By Garrett Roth
The Internet has not only transformed the way poker is played, but it has changed the caliber of player excelling at the game. Ryan “gutshtallin” Welch is a perfect example of an Internet prodigy who has turned into a live professional.
Welch, who hails from Nashville, recently captured the most elusive prize in poker, a World Series of Poker bracelet. He took down Event No. 51 (no-limit hold’em $3,000 Triple Chance) for an amazing $560,000.
He started playing poker in 2004 with a high school friend who introduced him to Party Poker. He dabbled in sit-n-go tournaments and small events but was never really that interested in the game until he joined PokerXFactor, an online training site.
“I joined the site in 2008 and that’s what finally pushed me over the edge and gave me the poker bug,” Welch said. “It’s been a complete 180-degree change for me because I am now a PXF Pro instructor for multitable tournaments.”
Welch is one of the most admired, yet feared, players in the game today. He’s been on a tear the past few years online, having won a ridiculous amount of tournaments. Some of his career highlights include wins in the PokerStars Sunday Warm Up ($99K), Full Tilt $1K Monday ($80K), and a runner-up finish in the PokerStars Spring Championship of Online Poker (Event 20, $215,000). Over his short time playing, he has amassed more than $3 million in tournament earnings.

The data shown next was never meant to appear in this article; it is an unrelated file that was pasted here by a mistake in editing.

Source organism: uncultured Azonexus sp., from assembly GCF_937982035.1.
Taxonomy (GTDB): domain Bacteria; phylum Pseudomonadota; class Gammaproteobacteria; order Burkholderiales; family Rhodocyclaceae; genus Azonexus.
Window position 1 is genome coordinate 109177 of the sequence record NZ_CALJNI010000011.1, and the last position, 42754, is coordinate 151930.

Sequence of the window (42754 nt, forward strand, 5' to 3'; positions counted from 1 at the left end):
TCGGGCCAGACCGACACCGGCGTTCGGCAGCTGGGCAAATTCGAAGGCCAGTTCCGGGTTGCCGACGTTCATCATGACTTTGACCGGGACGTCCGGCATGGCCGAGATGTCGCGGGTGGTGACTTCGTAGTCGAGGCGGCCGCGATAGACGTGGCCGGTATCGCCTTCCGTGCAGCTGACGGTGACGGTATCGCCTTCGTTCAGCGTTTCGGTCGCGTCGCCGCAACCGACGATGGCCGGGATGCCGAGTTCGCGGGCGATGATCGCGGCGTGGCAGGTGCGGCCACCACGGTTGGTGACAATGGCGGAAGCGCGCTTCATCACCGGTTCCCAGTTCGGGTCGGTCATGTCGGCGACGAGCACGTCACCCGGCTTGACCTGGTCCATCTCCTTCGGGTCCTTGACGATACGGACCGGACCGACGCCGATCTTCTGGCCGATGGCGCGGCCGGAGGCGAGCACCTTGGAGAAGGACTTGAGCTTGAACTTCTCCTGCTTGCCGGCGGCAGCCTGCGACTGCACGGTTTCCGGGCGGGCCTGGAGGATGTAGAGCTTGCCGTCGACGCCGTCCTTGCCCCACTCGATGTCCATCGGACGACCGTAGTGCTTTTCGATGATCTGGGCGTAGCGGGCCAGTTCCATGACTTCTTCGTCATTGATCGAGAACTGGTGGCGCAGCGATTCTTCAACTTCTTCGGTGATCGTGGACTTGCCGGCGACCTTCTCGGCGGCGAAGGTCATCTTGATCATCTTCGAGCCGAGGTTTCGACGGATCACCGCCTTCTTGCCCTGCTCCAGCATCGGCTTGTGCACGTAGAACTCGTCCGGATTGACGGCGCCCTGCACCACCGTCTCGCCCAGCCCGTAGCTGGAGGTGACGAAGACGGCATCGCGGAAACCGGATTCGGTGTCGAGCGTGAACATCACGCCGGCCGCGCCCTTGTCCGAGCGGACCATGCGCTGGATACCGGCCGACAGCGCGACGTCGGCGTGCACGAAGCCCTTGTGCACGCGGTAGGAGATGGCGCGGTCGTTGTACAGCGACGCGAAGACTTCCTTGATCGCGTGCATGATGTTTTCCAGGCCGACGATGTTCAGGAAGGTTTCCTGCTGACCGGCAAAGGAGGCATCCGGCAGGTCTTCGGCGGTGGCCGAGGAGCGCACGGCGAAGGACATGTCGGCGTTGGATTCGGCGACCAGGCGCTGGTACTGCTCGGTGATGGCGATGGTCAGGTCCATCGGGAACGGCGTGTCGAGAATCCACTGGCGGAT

Many factors contribute to success in poker, including talent, patience and determination. These, however, aren’t the only aspects of a great player as Welch would say internal support systems are just as important. He explained how the support of his friends and family helped him win the coveted WSOP bracelet.
“Unfortunately, my family couldn’t make it to Vegas during my win, but they have always supported me 100 percent throughout my poker career,” he said. “It was awesome to have so many of my friends come support me throughout the last day of the tournament. Also, my wife Kristin is my No. 1 supporter and I’m very lucky to have a wife that understands poker and the ups and downs that go with it.”
Welch is building a home in Las Vegas where he can live out his dream as a poker professional. He plans on playing and teaching poker for as long as possible.
“I love the freedom that poker gives you,” he said, when asked about his future in poker, “I absolutely can’t think of anything else on Earth I would rather be doing. I know what it’s like to work a 9-to-5 job and there’s no way I’m going back to that!”